Benefits of Yoga


Despite its increasing popularity, yoga is primarily an under-researched area. The large variability in the type, intensity and duration of yoga classes make them very difficult to study objectively.

 

The Benefits of Yoga: Research Based Practice

 

We conducted a literature review of the existing research on yoga and, based on this research, concluded that there is sufficient evidence to suggest that regular practice of yoga can offer the following benefits:

 

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Yoga and Weight Loss

Many people sign up for hot yoga, in particular, because they have heard that it is a fantastic way to lose weight. Unfortunately, it is an urban legend that each class burns on average 1,500 calories. However, although not fully understood, there does appear to be a relationship between the regular practice of yoga (hot and non-hot) and weight loss.

 

Unfortunately, not many studies have rigorously examined this relationship and cause and effect has yet to be established. For example, it is not known if yoga has a direct or indirect effect on weight loss (does performing the postures reduce body mass? Or does performing the postures improve joint mobility and reduce back pain allowing one to be more active in general?)

 

However, the few studies that do exist suggest that yoga may be associated with weight loss or maintenance as a result of:

 

  • The calories burned during a yoga class
  • The regular practice of yoga may allow for additional exercises to be performed outside of the yoga class as a consequence of reduced back and joint pain
  • Yoga heightens mindfulness, improves mood and reduces stress which may help reduce food intake
  • Yoga may encourages a deeper connection between mind and body which may lead to enhanced awareness of satiety and the discomfort of overeating

 

The Benefits of Hot Yoga: Research Based Practice

Hot yoga has become a popular way to perform the asana (posture) practice and, despite being a relatively new trend, has already accumulated its very own set of urban legends. For example, we are often asked if a 60 minute hot yoga class really burns over 1,500 calories (answer – no, unfortunately not). Nevertheless, it has been suggested that the regular practice of hot yoga offers many other health benefits:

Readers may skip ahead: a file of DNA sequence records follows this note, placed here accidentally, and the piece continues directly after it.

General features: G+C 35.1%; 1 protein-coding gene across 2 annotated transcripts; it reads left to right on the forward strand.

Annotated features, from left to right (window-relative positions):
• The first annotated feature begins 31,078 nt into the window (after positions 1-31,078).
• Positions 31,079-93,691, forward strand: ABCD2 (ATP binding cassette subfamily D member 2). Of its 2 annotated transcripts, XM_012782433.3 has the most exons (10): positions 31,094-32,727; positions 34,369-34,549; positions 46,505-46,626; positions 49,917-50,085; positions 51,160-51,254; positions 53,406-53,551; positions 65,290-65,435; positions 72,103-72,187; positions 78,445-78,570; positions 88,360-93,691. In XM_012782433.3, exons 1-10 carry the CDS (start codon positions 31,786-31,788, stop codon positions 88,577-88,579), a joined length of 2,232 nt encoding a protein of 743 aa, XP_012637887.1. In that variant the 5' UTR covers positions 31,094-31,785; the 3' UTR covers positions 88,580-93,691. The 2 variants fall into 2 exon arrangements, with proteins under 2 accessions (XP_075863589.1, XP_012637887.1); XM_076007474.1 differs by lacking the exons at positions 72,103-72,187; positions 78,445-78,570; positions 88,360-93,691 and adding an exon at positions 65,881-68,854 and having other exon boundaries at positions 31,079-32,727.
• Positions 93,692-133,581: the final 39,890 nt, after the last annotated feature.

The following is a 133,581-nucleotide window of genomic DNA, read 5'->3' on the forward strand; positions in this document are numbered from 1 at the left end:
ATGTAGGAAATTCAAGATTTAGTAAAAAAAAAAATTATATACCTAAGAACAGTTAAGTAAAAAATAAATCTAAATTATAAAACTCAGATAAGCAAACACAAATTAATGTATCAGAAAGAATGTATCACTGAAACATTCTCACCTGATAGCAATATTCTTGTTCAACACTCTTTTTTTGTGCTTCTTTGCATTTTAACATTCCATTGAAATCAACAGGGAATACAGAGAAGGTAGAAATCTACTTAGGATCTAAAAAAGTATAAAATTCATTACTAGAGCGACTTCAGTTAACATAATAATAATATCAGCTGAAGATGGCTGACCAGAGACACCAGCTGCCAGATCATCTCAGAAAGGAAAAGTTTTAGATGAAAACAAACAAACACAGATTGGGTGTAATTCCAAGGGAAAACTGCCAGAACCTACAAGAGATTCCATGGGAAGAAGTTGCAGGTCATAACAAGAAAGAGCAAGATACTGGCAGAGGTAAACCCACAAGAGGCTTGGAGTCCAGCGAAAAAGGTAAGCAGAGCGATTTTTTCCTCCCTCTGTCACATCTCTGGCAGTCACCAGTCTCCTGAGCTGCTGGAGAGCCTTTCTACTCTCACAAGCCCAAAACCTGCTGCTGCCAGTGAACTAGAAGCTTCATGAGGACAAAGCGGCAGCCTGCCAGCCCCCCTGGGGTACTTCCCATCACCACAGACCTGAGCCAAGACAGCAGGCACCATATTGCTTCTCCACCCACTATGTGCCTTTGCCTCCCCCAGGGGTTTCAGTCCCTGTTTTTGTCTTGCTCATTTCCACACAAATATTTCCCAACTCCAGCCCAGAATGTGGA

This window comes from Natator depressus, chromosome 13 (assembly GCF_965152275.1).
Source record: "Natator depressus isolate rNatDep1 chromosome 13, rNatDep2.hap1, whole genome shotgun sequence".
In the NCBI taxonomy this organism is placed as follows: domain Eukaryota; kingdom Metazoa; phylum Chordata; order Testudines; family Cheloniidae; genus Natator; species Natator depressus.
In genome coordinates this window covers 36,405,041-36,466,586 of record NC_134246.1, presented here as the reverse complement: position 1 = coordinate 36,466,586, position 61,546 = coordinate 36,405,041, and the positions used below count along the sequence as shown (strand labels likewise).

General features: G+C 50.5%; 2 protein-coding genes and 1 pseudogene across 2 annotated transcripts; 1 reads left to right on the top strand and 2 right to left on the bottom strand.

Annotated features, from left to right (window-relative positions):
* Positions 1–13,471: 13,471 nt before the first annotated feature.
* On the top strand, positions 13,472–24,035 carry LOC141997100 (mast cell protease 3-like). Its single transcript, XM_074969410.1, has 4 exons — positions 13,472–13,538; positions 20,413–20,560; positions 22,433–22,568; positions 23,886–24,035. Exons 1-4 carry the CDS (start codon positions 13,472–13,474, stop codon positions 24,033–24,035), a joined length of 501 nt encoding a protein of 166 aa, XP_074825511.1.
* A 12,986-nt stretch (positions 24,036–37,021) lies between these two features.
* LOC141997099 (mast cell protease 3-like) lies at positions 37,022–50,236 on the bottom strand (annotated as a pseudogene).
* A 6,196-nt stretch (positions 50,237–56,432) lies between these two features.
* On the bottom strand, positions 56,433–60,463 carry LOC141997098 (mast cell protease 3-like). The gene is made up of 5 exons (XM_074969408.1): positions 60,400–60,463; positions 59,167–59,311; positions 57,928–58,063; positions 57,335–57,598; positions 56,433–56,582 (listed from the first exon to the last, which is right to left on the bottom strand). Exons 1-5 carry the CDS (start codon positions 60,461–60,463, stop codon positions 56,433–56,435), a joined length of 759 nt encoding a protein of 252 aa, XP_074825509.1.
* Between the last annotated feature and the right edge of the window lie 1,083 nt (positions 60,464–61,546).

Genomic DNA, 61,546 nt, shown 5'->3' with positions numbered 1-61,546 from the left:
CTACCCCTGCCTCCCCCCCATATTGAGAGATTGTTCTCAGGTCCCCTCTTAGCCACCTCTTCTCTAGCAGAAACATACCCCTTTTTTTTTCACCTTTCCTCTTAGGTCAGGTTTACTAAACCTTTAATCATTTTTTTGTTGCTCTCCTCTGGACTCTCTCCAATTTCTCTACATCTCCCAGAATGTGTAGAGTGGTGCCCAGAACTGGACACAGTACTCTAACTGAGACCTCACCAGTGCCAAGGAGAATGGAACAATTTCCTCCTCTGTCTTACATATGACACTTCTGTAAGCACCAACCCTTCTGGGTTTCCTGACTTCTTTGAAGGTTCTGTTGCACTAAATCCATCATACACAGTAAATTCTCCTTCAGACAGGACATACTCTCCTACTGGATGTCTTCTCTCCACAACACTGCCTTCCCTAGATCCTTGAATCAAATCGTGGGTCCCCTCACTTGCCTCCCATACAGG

• Research teams at leading universities such as Oxford and Harvard are now beginning to investigate hot yoga as a way to treat some of the 21st century’s most common illnesses.
  • Over the past decade research has found evidence which suggests that hot yoga classes have great potential for alleviating long-term pain conditions such as arthritis, are an effective treatment for depression and sleep disorders and provide some cardiovascular and pulmonary health benefits.
  • There is also evidence to suggest that regular practice of hot yoga can help us to cope better with everyday stress. Stress management is being viewed as a very important factor in halting the progression of heart disease and even possibly reversing this condition.

 

 

Validity and Reliability of Hot Yoga Research

Scientists have questioned the medical validity of the health claims made by proponents of hot yoga. As discussed, the large variability in the type, intensity and duration of yoga classes make them very difficult to study objectively. Yet, more recently, certain types of hot yoga classes have shown promise in overcoming these research related issues.

 

Bikram yoga in particular (in which a series of 26 poses are completed twice throughout a 90 minute class and the sequence is the same for each class, worldwide, with no variation) is becoming an interesting area for hot yoga related research.

 

 

How to Book a Class at Absolute Yoga, Crosby (Liverpool)
Email: info@absoluteyogacrosby.co.uk
Call: 0151 928 1029
Book a class online here

 

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